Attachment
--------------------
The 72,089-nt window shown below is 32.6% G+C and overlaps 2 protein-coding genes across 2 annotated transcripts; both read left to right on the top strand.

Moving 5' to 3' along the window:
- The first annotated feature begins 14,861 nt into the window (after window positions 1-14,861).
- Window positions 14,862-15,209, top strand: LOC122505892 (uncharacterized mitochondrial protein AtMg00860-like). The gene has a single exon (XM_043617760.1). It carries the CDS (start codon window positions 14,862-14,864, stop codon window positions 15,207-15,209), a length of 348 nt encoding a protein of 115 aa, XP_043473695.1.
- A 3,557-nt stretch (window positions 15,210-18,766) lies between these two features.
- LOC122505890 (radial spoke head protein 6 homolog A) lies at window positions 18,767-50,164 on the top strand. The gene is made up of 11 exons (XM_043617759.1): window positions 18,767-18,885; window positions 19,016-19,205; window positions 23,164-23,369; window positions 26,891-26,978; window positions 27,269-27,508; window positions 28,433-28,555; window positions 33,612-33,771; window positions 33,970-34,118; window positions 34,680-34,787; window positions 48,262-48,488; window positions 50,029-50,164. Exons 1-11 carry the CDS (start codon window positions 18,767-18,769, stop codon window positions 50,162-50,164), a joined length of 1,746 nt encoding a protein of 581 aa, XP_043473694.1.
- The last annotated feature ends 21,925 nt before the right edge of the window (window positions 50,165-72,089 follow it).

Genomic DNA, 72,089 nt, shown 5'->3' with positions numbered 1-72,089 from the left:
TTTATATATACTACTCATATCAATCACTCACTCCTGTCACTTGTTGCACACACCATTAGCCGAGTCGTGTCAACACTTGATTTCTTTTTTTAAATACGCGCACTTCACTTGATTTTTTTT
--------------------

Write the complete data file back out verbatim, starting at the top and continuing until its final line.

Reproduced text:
The 72,089-nt window shown below is 32.6% G+C and overlaps 2 protein-coding genes across 2 annotated transcripts; both read left to right on the top strand.

Moving 5' to 3' along the window:
- The first annotated feature begins 14,861 nt into the window (after window positions 1-14,861).
- Window positions 14,862-15,209, top strand: LOC122505892 (uncharacterized mitochondrial protein AtMg00860-like). The gene has a single exon (XM_043617760.1). It carries the CDS (start codon window positions 14,862-14,864, stop codon window positions 15,207-15,209), a length of 348 nt encoding a protein of 115 aa, XP_043473695.1.
- A 3,557-nt stretch (window positions 15,210-18,766) lies between these two features.
- LOC122505890 (radial spoke head protein 6 homolog A) lies at window positions 18,767-50,164 on the top strand. The gene is made up of 11 exons (XM_043617759.1): window positions 18,767-18,885; window positions 19,016-19,205; window positions 23,164-23,369; window positions 26,891-26,978; window positions 27,269-27,508; window positions 28,433-28,555; window positions 33,612-33,771; window positions 33,970-34,118; window positions 34,680-34,787; window positions 48,262-48,488; window positions 50,029-50,164. Exons 1-11 carry the CDS (start codon window positions 18,767-18,769, stop codon window positions 50,162-50,164), a joined length of 1,746 nt encoding a protein of 581 aa, XP_043473694.1.
- The last annotated feature ends 21,925 nt before the right edge of the window (window positions 50,165-72,089 follow it).

Genomic DNA, 72,089 nt, shown 5'->3' with positions numbered 1-72,089 from the left:
TTTATATATACTACTCATATCAATCACTCACTCCTGTCACTTGTTGCACACACCATTAGCCGAGTCGTGTCAACACTTGATTTCTTTTTTTAAATACGCGCACTTCACTTGATTTTTTTT